a go tae the pictures Mammy?"
CINEMA, 41 Summerfield Street,
Known locally as the 'Strathie' the Strathclyde cinema opened on 15 Aug 1928 by
Strathclyde Cinema Ltd it was sold to George Green Ltd in 1937 before
finally closing on 7 May 1961.
It's shown here
when it was a Bingo Hall...... it was a bingo hall from 1962 then sadly demolished in 1982.
photo sent by GlescaPal Jas
|2015, Email, Owen Stewart, Age 79yrs, Glasgow, Scotland
Living in Ardenlea Street my local was the Strathclyde picture house
which changed programmes twice a week. For half a crown you could watch
two pictures, a cartoon and the news. At odd times I would visit the
Arcadia, the Olympia and sometimes the Rio in Rutherglen, but mostly it
was the Strathie.
|Oct. 2015, Email, GlescaPal William M Neilly aka 'glesca artist', Hamilton, Scotland
The Strathclyde picture house
(The Strathies), part of the Green’s Playhouse Group, was located in
Summerfield Street, adjacent to Stevenson’s Dairies and opposite
Dalmarnock Hair Factory which had been producing hair for padding in
seats and other soft furnishings since the 1890s. The “Strathies”
was my local cinema and I was introduced to “the pictures” as a small
child at primary school by my parents.
Saturday evening was
special for the Neilly family as our mother and father would take me,
my sister Mary and our brother Edward to “the pictures”. Our elder
teenage brothers, John and Thomas, did their own thing on Saturday
evenings. Our parents would sit in the row behind the “weans” so that
they could give us a “skelp across the heid” or a “skite aroun’ the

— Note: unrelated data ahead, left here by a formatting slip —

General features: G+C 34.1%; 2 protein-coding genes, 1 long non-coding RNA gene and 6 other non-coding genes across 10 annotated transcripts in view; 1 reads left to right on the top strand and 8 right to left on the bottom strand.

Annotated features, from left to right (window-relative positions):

lug” if we misbehaved or talked too loud during the film.
Because of the early closing hours of public houses in those days,
about 9.00pm, our father would quietly slip out to the White Horse
public house, at the corner of Summerfield Street and Dalmarnock Road,
for a quick “hauf ‘n a hauf” (a nip of whisky and a half pint of
beer). He would retain his cinema ticket so that he
was allowed back into the cinema when the pub closed.
As we got older, we would
go to the Saturday afternoon matinee with siblings or pals. We
were always seated at the front of the house by the ushers/usherettes
and there was constant babbling and the occasional fight would break
out. The ushers/usherettes, who wore uniforms and carried an
electric torch, would constantly patrol the aisles trying to maintain
order and silence. Persistent trouble makers were always thrown
out. There would be booing and hissing if the screen went blank
while the projectionist changed film reels.
Summerfield street from Dalmarnock Road
photo courtesy of © Gordon
Photo of the old
Strathclyde picture hall
in Summerfield Street
taken from Dalmarnock Rd.
(See fabulous website about surviving